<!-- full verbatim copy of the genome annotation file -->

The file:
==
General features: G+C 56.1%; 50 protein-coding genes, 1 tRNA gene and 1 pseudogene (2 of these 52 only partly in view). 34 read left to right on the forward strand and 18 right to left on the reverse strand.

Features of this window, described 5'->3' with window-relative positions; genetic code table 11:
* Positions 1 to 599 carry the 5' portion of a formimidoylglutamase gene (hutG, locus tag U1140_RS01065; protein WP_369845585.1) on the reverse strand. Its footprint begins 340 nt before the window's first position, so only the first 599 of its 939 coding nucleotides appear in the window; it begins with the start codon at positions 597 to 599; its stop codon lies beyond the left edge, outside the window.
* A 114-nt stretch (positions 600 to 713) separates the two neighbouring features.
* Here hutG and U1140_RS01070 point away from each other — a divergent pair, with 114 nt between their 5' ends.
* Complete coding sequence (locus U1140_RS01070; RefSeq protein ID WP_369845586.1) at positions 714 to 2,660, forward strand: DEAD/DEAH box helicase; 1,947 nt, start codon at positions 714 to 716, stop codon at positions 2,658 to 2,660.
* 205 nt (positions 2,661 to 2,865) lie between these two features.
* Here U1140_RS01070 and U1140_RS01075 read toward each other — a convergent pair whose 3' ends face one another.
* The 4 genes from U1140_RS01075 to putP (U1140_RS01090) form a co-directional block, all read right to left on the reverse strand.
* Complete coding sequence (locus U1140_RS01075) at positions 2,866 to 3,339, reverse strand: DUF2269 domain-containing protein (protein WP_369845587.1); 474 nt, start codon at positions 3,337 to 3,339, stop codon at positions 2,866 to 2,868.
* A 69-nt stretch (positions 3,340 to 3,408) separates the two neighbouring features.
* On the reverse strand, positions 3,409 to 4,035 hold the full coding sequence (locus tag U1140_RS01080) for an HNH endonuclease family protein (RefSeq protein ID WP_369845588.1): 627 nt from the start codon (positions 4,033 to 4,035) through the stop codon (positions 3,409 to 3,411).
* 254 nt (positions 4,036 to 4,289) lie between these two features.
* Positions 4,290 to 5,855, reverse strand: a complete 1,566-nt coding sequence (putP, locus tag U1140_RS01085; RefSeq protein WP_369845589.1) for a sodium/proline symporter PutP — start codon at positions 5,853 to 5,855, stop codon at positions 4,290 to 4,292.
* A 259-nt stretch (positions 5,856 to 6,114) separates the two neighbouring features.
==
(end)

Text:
General features: G+C 56.1%; 50 protein-coding genes, 1 tRNA gene and 1 pseudogene (2 of these 52 only partly in view). 34 read left to right on the forward strand and 18 right to left on the reverse strand.

Features of this window, described 5'->3' with window-relative positions; genetic code table 11:
* Positions 1 to 599 carry the 5' portion of a formimidoylglutamase gene (hutG, locus tag U1140_RS01065; protein WP_369845585.1) on the reverse strand. Its footprint begins 340 nt before the window's first position, so only the first 599 of its 939 coding nucleotides appear in the window; it begins with the start codon at positions 597 to 599; its stop codon lies beyond the left edge, outside the window.
* A 114-nt stretch (positions 600 to 713) separates the two neighbouring features.
* Here hutG and U1140_RS01070 point away from each other — a divergent pair, with 114 nt between their 5' ends.
* Complete coding sequence (locus U1140_RS01070; RefSeq protein ID WP_369845586.1) at positions 714 to 2,660, forward strand: DEAD/DEAH box helicase; 1,947 nt, start codon at positions 714 to 716, stop codon at positions 2,658 to 2,660.
* 205 nt (positions 2,661 to 2,865) lie between these two features.
* Here U1140_RS01070 and U1140_RS01075 read toward each other — a convergent pair whose 3' ends face one another.
* The 4 genes from U1140_RS01075 to putP (U1140_RS01090) form a co-directional block, all read right to left on the reverse strand.
* Complete coding sequence (locus U1140_RS01075) at positions 2,866 to 3,339, reverse strand: DUF2269 domain-containing protein (protein WP_369845587.1); 474 nt, start codon at positions 3,337 to 3,339, stop codon at positions 2,866 to 2,868.
* A 69-nt stretch (positions 3,340 to 3,408) separates the two neighbouring features.
* On the reverse strand, positions 3,409 to 4,035 hold the full coding sequence (locus tag U1140_RS01080) for an HNH endonuclease family protein (RefSeq protein ID WP_369845588.1): 627 nt from the start codon (positions 4,033 to 4,035) through the stop codon (positions 3,409 to 3,411).
* 254 nt (positions 4,036 to 4,289) lie between these two features.
* Positions 4,290 to 5,855, reverse strand: a complete 1,566-nt coding sequence (putP, locus tag U1140_RS01085; RefSeq protein WP_369845589.1) for a sodium/proline symporter PutP — start codon at positions 5,853 to 5,855, stop codon at positions 4,290 to 4,292.
* A 259-nt stretch (positions 5,856 to 6,114) separates the two neighbouring features.